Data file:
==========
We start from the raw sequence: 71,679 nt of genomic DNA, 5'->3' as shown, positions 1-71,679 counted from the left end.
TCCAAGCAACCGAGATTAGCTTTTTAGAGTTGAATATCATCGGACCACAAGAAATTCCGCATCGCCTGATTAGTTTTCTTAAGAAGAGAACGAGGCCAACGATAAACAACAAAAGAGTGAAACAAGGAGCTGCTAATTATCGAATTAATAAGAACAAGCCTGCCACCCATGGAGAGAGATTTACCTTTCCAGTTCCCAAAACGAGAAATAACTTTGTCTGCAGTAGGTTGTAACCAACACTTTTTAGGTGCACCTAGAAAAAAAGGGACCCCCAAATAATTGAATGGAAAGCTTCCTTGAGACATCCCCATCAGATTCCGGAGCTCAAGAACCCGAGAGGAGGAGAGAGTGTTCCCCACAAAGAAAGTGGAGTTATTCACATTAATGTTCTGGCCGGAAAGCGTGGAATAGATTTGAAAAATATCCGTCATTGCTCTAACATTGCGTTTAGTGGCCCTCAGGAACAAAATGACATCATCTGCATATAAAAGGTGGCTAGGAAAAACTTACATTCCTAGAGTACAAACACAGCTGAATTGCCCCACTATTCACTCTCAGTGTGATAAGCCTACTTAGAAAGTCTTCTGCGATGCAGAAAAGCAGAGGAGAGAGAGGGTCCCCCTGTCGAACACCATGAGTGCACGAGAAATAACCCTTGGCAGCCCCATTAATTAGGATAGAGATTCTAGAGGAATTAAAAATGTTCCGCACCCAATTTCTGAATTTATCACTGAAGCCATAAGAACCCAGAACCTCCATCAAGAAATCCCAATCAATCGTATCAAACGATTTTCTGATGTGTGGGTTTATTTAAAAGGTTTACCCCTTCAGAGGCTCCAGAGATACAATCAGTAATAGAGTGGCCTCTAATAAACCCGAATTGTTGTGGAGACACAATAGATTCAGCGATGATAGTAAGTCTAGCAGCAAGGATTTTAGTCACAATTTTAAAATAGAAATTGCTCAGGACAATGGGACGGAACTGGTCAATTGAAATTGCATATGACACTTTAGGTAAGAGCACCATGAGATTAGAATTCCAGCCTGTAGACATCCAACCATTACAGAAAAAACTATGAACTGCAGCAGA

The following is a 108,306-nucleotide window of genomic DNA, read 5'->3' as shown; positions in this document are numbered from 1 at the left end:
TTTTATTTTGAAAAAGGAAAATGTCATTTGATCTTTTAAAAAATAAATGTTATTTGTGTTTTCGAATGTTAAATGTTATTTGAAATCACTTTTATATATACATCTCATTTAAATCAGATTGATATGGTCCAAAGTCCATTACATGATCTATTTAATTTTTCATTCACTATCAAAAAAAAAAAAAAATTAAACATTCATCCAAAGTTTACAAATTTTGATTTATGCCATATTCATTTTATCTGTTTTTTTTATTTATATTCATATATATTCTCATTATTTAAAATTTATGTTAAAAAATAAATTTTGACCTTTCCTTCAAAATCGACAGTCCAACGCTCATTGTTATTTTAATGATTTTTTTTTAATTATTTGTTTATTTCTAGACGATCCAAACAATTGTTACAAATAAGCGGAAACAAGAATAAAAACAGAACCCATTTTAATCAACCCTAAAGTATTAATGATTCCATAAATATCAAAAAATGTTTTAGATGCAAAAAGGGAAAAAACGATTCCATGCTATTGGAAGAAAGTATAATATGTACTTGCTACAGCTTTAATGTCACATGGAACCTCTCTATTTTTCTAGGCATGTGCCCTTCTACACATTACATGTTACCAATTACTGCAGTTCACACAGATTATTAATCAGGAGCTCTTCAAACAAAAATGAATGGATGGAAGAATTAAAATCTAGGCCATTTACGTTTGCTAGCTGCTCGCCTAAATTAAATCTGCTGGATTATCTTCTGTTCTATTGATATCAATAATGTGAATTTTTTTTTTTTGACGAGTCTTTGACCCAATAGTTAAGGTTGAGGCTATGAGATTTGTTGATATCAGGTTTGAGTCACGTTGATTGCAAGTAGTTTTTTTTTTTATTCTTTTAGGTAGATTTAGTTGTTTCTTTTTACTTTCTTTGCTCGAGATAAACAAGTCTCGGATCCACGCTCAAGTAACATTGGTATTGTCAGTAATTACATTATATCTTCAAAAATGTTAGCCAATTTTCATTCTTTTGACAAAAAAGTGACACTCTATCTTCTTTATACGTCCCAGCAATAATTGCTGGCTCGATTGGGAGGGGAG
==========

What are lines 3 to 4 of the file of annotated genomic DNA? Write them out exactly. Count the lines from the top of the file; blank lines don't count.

The following is a 108,306-nucleotide window of genomic DNA, read 5'->3' as shown; positions in this document are numbered from 1 at the left end:
TTTTATTTTGAAAAAGGAAAATGTCATTTGATCTTTTAAAAAATAAATGTTATTTGTGTTTTCGAATGTTAAATGTTATTTGAAATCACTTTTATATATACATCTCATTTAAATCAGATTGATATGGTCCAAAGTCCATTACATGATCTATTTAATTTTTCATTCACTATCAAAAAAAAAAAAAAATTAAACATTCATCCAAAGTTTACAAATTTTGATTTATGCCATATTCATTTTATCTGTTTTTTTTATTTATATTCATATATATTCTCATTATTTAAAATTTATGTTAAAAAATAAATTTTGACCTTTCCTTCAAAATCGACAGTCCAACGCTCATTGTTATTTTAATGATTTTTTTTTAATTATTTGTTTATTTCTAGACGATCCAAACAATTGTTACAAATAAGCGGAAACAAGAATAAAAACAGAACCCATTTTAATCAACCCTAAAGTATTAATGATTCCATAAATATCAAAAAATGTTTTAGATGCAAAAAGGGAAAAAACGATTCCATGCTATTGGAAGAAAGTATAATATGTACTTGCTACAGCTTTAATGTCACATGGAACCTCTCTATTTTTCTAGGCATGTGCCCTTCTACACATTACATGTTACCAATTACTGCAGTTCACACAGATTATTAATCAGGAGCTCTTCAAACAAAAATGAATGGATGGAAGAATTAAAATCTAGGCCATTTACGTTTGCTAGCTGCTCGCCTAAATTAAATCTGCTGGATTATCTTCTGTTCTATTGATATCAATAATGTGAATTTTTTTTTTTTGACGAGTCTTTGACCCAATAGTTAAGGTTGAGGCTATGAGATTTGTTGATATCAGGTTTGAGTCACGTTGATTGCAAGTAGTTTTTTTTTTTATTCTTTTAGGTAGATTTAGTTGTTTCTTTTTACTTTCTTTGCTCGAGATAAACAAGTCTCGGATCCACGCTCAAGTAACATTGGTATTGTCAGTAATTACATTATATCTTCAAAAATGTTAGCCAATTTTCATTCTTTTGACAAAAAAGTGACACTCTATCTTCTTTATACGTCCCAGCAATAATTGCTGGCTCGATTGGGAGGGGAG